He took me down to the tennis courts where a tournament was going on. A group of people were at a table, and he pointed to a woman, saying "I think you know her." To be honest, I did not recognize her, but she quickly recognized me. "Oh, it's Janae! The one who changed families and now lives in the mountains," someone said. I was quickly offered a brownie and invited to sit down. Everybody started talking again. They started asking me about my old host family, why I changed, and then they said "Oh, we have to talk slower. She might not understand." I can speak French...and understand it now!" I thought. Her French has tremendously improved!" my coach chimed in. It"s always a little frustratring to get asked the same questions over and over again, but I accept that it's normal.

                When we got to my coach's house, he showed me around, including the hallway of tennis racquets. We quickly made our way to the living room for the French Open. It was playing in the background while we chatted and while I texted my host parents.

                 Around 1:00pm the next day, I saw a few clay courts before quickly finding my way to the central court (Philippe Chatrier) with my coach's family where Djokovic was scheduled to play. I quickly found our seats, which were at the perfect angle. From that point on, I just savored every moment. I looked to my right, where flags from different countries were waving at the top of the court. I looked down onto the court and had time to see the players make their appearances. The match soon got underway. Every few points, Djokovic would tap his racquet on his shoes to get the clay that was stuck off. He won the first set easily but had a little trouble in the second.  Shortly after, my coach texted me from the other main court, advising me that Nadal was playing.

First match of the day for me: Novak Djokovic 

               I tried to explain to those I was with that one of us had to stay and the other two could go see Nadal. Due to the noise and all, we had miscommunication, so I found my way over the other court all by myself and found a seat. In that moment, life was as good as it could get. I had my second favorite player (next to Federer) on his favorite surface in front of me. He played so well that I felt that as soon as I got there he finished. What came next was not expected; he did his interview in French. People say that he barely speaks English, but he gave us a few sentences in French, substituting the English word when he didn't know what to say in French.

Rafael Nadal (the King of Clay) on the Suzanne Lenglen court

             I texted my coach, letting him know Nadal had finished and we could rejoin each other. When he didn't reply, I decided to find my way to Court 17 where another favorite had just kicked off his match: David Ferrer. However, as soon as I had got going in the right direction, he called me.

              After talking with my coach and his family for a little bit and walking around with them, I found myself in line to watch David Ferrer. I guess I was the only one who had the patience to wait! English was going on all around me, even the American accent! My host dad always tells me "Be patient!" and if there was one time in my life that I listened to him it was at this time. I heard the grunts and every once in a while I saw Ferrer pass through where I could see to go get a ball.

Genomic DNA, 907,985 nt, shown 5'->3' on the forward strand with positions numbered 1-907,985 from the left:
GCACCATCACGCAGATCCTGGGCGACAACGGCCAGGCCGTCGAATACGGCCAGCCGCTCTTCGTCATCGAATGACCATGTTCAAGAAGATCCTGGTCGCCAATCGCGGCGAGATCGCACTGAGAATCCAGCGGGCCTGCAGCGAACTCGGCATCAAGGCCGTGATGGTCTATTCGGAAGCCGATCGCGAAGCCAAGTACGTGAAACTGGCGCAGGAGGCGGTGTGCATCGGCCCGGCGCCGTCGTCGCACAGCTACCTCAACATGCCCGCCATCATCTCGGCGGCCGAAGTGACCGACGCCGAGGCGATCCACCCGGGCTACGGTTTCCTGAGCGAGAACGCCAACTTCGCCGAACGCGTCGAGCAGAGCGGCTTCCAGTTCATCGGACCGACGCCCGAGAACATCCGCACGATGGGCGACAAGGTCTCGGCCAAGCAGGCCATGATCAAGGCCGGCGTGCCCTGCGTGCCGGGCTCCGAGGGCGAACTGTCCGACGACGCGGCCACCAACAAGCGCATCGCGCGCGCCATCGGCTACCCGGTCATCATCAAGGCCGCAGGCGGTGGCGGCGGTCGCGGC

About an hour later, I found myself a nice seat on the side, and I believe it was the  the beginning of the fifth set. I just took in the match. I watched Ferrer as he served, a pretty good one, and how he hit with all his force, just like Nadal. He and his opponent were getting to almost every ball, though many times it seemed it was Ferrer on the offensive. It made me question why he wasn't one of the "Top 4" in the game. It seems he has the game to be in that, and he's hovered around the top ten for years. My coach texted me informing me that the other match on Central Court was beginning. The score at the time was 4-4, so I told my coach I would be right over. That was a joke. The match carried on until Ferrer finally took it 13-11 after about an "extra" 45 minutes or an hour. It was also raining a little bit, so I found myself sweating one moment and putting my sweatshirt on the next. Thankfully, the rain didn't stop the match.

             Afterwards, I found my way to the Central Court to watch the last match of the day between Alexander Zverev and Fernando Verdasco. Unfortunately, it didn't last for long because the rain started up again. Besides, the approaching nightfall encouraged the officials and the players to come to an agreement to stop the match.

             Seeing a tennis match in person allows you to see everything, good or bad. I did see Djokovic throw his racquet Monday and Ferrer complain that the courts were too wet. Thankfully, I didn't see any injuries or sick players, like I did at the US Open years ago.

             I always tell people that I can't choose the best day of my experience, but this one would definitely be in the running. The only thing that could have made it better is my family. I was texting Dad from up in the stands while watching Nadal, but if there is one day I could choose to share with him person this year, that would be it. Tennis also gives me a sense of peace. It was something I loved, for the most part, doing with my dad in the US. Our world stopped when we were at the US Open together. Of course I missed my host family too.


              It's interesting to see how a tennis tournament even varies between countries. Unlike the US Open, there are no lights nor roofs at Roland Garros, which makes it a very weather sensible tournament. It's also a lot smaller than New York and there are some tennis rule changes.

             Unlike the night before due to my excitement, I slept very soundly the night after Roland Garros. We got back to my coach's house around 12am. The next day I accompanied him in the rainy weather to his tennis classes, and he let me play with his class. Of course, I became the center of attention. One lady told me "I just love your tennis playing!" and proceeded to tell me that I was hitting like Nadal.

            It was hard to say goodbye to my tennis coach. He was someone I really enjoyed seeing in my old region. It feels like just yesterday he was translating everything in English, and this Tuesday he was wishing me a good return to the United States as I stepped into the train.

            I'm so glad I've been able to do a lot of "things" lately, and I have a pretty busy schedule until my return to the US. The last month is the time to do all you have not done, due to school dying down and your growing independence. It's also a tip a Brazilian exchange student gave to me last year to not think about your return. Just keep yourself busy.